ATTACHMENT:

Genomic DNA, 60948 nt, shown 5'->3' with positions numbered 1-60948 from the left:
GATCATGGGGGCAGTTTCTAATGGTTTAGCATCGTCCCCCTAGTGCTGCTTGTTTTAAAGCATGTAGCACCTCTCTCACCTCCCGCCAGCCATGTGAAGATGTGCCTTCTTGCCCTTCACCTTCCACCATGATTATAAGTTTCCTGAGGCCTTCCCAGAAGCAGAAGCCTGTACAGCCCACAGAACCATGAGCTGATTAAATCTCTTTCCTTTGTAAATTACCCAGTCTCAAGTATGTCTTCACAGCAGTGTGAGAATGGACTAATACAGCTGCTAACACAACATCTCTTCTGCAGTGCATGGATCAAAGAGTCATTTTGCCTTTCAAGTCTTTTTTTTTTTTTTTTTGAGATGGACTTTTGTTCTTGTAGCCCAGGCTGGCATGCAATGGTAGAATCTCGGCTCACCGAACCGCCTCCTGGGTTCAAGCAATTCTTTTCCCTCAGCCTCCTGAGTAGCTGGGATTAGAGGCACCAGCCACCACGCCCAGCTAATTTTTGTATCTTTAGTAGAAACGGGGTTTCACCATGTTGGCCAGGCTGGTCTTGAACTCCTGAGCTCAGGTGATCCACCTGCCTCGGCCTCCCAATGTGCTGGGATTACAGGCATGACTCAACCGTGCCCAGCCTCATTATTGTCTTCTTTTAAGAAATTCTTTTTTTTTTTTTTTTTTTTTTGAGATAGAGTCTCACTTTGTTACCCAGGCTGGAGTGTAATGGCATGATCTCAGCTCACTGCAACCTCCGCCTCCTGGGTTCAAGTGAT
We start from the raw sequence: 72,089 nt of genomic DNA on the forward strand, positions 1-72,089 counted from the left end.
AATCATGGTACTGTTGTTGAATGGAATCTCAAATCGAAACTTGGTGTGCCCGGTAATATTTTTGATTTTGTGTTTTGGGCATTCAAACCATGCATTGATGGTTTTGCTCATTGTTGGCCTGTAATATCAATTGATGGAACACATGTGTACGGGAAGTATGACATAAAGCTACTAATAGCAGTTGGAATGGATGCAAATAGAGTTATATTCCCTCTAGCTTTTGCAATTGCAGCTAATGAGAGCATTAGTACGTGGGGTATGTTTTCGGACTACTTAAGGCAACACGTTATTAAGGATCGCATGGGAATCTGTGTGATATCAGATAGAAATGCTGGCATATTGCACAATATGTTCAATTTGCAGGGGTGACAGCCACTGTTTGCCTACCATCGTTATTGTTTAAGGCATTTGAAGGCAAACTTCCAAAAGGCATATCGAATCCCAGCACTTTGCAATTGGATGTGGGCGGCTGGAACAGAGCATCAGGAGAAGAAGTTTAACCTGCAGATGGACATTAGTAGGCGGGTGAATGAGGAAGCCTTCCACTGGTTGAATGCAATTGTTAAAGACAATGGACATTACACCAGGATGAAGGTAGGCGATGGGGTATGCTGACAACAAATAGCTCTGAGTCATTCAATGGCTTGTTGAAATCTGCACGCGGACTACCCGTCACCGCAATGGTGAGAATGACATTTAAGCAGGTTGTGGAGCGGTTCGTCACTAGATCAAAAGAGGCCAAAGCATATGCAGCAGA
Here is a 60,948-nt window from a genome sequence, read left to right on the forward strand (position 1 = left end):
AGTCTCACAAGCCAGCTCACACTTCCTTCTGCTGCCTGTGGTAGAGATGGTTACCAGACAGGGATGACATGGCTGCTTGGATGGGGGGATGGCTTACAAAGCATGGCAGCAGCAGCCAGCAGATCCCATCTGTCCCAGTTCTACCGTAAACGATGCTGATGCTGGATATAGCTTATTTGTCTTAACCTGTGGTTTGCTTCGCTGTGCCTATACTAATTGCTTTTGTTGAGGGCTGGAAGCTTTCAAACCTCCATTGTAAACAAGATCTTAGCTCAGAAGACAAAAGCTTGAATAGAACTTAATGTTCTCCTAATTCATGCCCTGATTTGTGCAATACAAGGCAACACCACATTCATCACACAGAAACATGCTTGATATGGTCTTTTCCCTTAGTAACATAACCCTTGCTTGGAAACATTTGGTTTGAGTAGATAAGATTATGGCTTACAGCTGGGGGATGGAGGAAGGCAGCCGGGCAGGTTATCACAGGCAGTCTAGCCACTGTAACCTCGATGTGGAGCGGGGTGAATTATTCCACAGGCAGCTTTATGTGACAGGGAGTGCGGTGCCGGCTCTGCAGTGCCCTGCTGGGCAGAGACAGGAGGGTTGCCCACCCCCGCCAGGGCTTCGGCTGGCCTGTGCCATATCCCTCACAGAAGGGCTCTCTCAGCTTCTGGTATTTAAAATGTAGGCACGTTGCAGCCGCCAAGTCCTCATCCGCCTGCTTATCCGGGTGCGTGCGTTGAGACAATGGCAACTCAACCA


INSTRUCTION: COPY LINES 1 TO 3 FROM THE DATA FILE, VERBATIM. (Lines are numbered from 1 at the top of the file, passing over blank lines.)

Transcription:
Genomic DNA, 60948 nt, shown 5'->3' with positions numbered 1-60948 from the left:
GATCATGGGGGCAGTTTCTAATGGTTTAGCATCGTCCCCCTAGTGCTGCTTGTTTTAAAGCATGTAGCACCTCTCTCACCTCCCGCCAGCCATGTGAAGATGTGCCTTCTTGCCCTTCACCTTCCACCATGATTATAAGTTTCCTGAGGCCTTCCCAGAAGCAGAAGCCTGTACAGCCCACAGAACCATGAGCTGATTAAATCTCTTTCCTTTGTAAATTACCCAGTCTCAAGTATGTCTTCACAGCAGTGTGAGAATGGACTAATACAGCTGCTAACACAACATCTCTTCTGCAGTGCATGGATCAAAGAGTCATTTTGCCTTTCAAGTCTTTTTTTTTTTTTTTTTGAGATGGACTTTTGTTCTTGTAGCCCAGGCTGGCATGCAATGGTAGAATCTCGGCTCACCGAACCGCCTCCTGGGTTCAAGCAATTCTTTTCCCTCAGCCTCCTGAGTAGCTGGGATTAGAGGCACCAGCCACCACGCCCAGCTAATTTTTGTATCTTTAGTAGAAACGGGGTTTCACCATGTTGGCCAGGCTGGTCTTGAACTCCTGAGCTCAGGTGATCCACCTGCCTCGGCCTCCCAATGTGCTGGGATTACAGGCATGACTCAACCGTGCCCAGCCTCATTATTGTCTTCTTTTAAGAAATTCTTTTTTTTTTTTTTTTTTTTTTGAGATAGAGTCTCACTTTGTTACCCAGGCTGGAGTGTAATGGCATGATCTCAGCTCACTGCAACCTCCGCCTCCTGGGTTCAAGTGAT
We start from the raw sequence: 72,089 nt of genomic DNA on the forward strand, positions 1-72,089 counted from the left end.